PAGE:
In the stairwell, I looked at the photo on the front page. It was of my mom and dad and me as an infant. This was the end of all things. My parents were butt naked covered in tulips, a guitar strap on my father acting as the only saving grace to his decency. I read the headline again: “MOON SHARRIF’S A HIPPIE!!! RARE PHOTOGRAPH UNCOVERED OF HIM AS INFANT WITH FULLY NUDE HIPPIE PARENTS!” Below, in smaller type, were the words: “Read full article by Brad Gently on page 7.”

Brad is my sister’s — I mean, my foster sister’s — boyfriend. If she had something to do with this, oh, she was going to get it.

This photograph; God only knows how it got out of the basement. Annie must have snuck it out and given it to Brad, who works for the paper. The photo was in an album that our parents had always forbidden us from touching. Probably due to the fact that they’re yuppies now, and their hippiedom is far behind them. But, it was long-lived and apparently extreme according to some family friends. Like, our Aunt Margaret said that one summer they slept in an abandoned van for a month and lived on nothing but bean sprouts. They also went to naturalist conventions every year for a decade. In fact, I was born at one of them in 1968. They yuppied-up only recently.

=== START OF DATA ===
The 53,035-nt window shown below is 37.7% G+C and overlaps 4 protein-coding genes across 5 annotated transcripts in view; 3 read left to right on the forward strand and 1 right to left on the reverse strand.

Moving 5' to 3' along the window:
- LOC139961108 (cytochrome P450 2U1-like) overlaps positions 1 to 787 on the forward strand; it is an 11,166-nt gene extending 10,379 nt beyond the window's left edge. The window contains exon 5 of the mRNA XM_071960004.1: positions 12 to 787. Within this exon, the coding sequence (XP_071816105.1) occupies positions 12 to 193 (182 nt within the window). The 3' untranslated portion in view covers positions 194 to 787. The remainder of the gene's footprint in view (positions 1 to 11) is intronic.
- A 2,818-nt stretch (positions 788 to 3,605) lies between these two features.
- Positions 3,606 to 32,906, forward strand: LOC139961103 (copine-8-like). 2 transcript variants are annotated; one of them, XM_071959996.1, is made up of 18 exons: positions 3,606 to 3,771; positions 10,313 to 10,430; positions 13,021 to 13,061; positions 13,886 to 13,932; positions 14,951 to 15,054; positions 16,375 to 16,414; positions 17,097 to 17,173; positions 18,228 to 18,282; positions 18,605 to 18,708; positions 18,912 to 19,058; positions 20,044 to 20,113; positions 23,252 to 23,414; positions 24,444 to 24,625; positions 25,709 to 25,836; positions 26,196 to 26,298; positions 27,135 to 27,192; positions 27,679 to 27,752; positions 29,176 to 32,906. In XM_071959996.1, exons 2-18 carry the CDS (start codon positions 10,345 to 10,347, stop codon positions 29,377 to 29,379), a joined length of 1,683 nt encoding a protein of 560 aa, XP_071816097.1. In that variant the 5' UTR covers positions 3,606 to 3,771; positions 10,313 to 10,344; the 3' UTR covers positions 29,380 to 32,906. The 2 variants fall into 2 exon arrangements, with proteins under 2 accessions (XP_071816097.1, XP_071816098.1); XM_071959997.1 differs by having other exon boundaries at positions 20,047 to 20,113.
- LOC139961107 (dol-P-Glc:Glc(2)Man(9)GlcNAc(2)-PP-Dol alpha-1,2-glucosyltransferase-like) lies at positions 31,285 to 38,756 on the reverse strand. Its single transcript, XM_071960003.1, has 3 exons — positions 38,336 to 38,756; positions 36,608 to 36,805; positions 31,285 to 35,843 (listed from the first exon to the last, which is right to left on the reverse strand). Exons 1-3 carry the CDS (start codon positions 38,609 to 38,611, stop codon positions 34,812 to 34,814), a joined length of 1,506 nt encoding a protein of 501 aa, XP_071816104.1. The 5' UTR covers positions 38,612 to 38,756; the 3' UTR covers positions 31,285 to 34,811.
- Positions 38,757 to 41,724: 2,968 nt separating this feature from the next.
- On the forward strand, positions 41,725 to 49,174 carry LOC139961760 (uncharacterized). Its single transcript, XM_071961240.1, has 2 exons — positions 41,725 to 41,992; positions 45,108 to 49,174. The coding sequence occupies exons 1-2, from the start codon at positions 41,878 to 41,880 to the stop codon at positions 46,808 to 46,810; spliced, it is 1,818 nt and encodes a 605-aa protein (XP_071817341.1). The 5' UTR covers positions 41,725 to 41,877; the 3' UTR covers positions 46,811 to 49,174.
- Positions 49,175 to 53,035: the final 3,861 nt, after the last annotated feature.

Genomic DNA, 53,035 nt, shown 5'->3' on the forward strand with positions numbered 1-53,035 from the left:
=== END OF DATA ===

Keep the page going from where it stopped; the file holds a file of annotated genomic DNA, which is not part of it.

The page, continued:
I already knew they used to be hippies. That’s not news. I just don’t want the whole school to know. Now, they’ll be calling me crap like “flower child” and “peace and love” in the halls. Also, it’s a nude photo. Does it get more embarrassing? A little censorship wouldn’t have hurt.

Surprisingly, today’s tabloid escapade is the second most embarrassing thing that my family’s gotten into. Judas Shariff, my grandfather, is famous in South Trenton for his legendary scientific endeavors, especially those that got him tossed into the psych ward five years before I was born. He died a few years ago. My parents tell me not to talk about him.

I heard wheels.

Windy opened the door to the stairwell and called out, “Moon?!”

“I’m fine,” I responded. “What are we going to do? I mean, what should I do?”

“They’re talking crap about you,” Windy said. “More than usual. I would have stood up for you, but you know I can’t.”

We both cracked up.

“Seriously, Windy. How’m I gonna fix this? Isn’t there some way we can go back and make none of this have happened at all?”

“You mean like a time machine?”

Windy and I looked around. “Who’s there?!” I yelled.

I recognized that grizzled voice. Was he eavesdropping on us? I turned to Windy.

“Freakman,” we both said at the same time.

I heard muffled jazz music and snapping as Mr. Freakman came up the stairs from the basement level. We did our secret handshake, and he turned off his Walkman.

Mr. Freakman said, “Yo, kiddo, I saw that groovy photo of your folks in their natural state all over the school. And you don’t like that, do ya?”

I put my hands on my hips. “Do you like Reagan?” I asked him, with a smug look on my face.

“No. Um, no, I do not. I really don’t think you can go back in time. The fact is, this is a pretty gnarly state. This is the way things are. Not worth wigging out over, man.”

“Yeah, Moon, the first step to moving on is accepting the way things are,” Windy offered.